What to Expect on the Day of Your Child’s Appointment for Neuropsychological Evaluation
What to bring to your appointment:
- A completed history form if one was sent to you prior to your appointment
- Any prior psychological or neuropsychological evaluation reports
- Any prior school reports (e.g. a Full and Individual Evaluation or Psychoeducational Evaluation report)
- Your child’s most recent 504 Plan if he/she has one
- Your child’s most recent Individualized Education Plan (IEP) if she/he has one
- A written list of whatever questions you may have for us
If your child takes medication for ADHD or other conditions, please be sure that he/she takes the medication as usual before arriving for the evaluation. We want to be sure that the testing is completed while your child is at his/her best.
Please make sure that your child eats a normal meal before arriving. Keep in mind most evaluations last between 2-4 hours, so please plan accordingly. Your child is welcome to bring a snack or drink.
Please make sure you bring any assistive devices, medical equipment, or medicine your child may need such as eyeglasses, hearing aids, a glucometer, etc.
What to tell your child
Explain that he or she will be asked to complete some thinking activities during the appointment, either using paper-and-pencil or, in some cases, on a computer. Some of the activities will be like schoolwork, but there are no grades. We are trying to learn about the child’s strengths and any difficulties she/he may have, in order to help him/her do better at school or home. You can also explain that she/he will not be getting a shot or having blood drawn—we are “talking doctors.”
When you arrive at the clinic on the day of the evaluation, you will be met by one or more members of our team. All team members will introduce themselves to you and explain their role on the team.
- The Neuropsychologist is the attending doctor who oversees the evaluation and supervises the other team members. The neuropsychologist will always meet with the caregiver, interview the child, and complete some portion of the testing with the child. The neuropsychologist will also interpret the data, write (or oversee writing of) the report, and discuss the results with you (usually on a different day).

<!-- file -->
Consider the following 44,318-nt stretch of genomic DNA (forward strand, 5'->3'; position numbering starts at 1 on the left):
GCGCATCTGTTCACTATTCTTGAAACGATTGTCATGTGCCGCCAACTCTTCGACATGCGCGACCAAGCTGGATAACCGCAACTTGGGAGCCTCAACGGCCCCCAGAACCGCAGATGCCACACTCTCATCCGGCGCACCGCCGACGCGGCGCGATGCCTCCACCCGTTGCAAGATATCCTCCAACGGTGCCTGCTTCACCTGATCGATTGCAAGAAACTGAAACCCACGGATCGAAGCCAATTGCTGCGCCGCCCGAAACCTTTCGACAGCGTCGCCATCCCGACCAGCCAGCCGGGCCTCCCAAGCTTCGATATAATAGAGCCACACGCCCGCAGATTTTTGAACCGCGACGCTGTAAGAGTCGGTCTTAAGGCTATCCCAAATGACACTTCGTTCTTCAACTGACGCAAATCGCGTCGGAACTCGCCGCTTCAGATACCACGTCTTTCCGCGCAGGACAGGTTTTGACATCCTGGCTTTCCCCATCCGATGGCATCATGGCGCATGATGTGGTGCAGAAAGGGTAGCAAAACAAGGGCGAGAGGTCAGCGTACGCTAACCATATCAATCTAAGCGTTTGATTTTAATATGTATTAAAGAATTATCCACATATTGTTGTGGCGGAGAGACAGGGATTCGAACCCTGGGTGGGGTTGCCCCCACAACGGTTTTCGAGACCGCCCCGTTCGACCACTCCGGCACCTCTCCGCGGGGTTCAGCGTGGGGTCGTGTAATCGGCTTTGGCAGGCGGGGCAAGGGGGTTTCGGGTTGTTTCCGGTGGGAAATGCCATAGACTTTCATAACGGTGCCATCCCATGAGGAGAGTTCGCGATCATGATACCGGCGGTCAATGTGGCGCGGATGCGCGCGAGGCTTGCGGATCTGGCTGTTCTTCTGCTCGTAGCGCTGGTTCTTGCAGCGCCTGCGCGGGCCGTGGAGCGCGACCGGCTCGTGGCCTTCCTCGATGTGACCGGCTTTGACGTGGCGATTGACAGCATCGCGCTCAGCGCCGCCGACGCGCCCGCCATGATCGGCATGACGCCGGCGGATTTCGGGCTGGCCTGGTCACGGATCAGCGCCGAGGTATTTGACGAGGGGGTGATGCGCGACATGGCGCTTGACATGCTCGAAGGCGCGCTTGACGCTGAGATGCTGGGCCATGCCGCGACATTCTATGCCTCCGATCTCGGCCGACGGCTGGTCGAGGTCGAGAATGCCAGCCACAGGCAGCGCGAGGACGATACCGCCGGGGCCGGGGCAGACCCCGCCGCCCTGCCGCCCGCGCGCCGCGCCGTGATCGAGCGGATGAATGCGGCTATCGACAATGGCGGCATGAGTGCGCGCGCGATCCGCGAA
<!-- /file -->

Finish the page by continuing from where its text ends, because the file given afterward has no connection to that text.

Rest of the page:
- Psychological Associates (PAs) often do much of the actual testing. PAs are professionals with a masters degree who are licensed with the State of Texas, and have significant experience working with children and adolescents and administering neuropsychological tests. PAs are directly supervised by the attending neuropsychologist.
- As we are a training clinic, a trainee may also be involved in your child’s evaluation, under the direct supervision of the neuropsychologist.
- Externs are doctoral students in psychology who are working here on a part time basis to gain clinical experience.
- Interns are doctoral students in psychology who have completed all of their coursework and are with us full-time for one year as a final requirement before receiving their PhD.
- Postdoctoral fellows have received their doctoral degree in psychology, and are working with us full-time for two years to obtain specialized training in neuropsychology.
In most cases children will be evaluated in an exam room without their parent present (unless the child is very young or requires parent assistance for a medical problem). While your child is being assessed, you will probably be asked to complete some questionnaires while you wait. At some point during the visit, the attending neuropsychologist will meet with you to complete a diagnostic interview, to better understand your child’s history and your questions and concerns.
Feedback and results
When the evaluation is completed, an appointment will be made for a follow-up “feedback” visit on another day, during which time the neuropsychologist will sit down with you to discuss the results and recommendations. It’s a good idea to write down any questions you might have before you come and bring them with you to the appointment.
Results are not typically available on the day of the evaluation. You will receive a full written report—with the history, results, diagnoses, and recommendations—within one month of your initial testing appointment.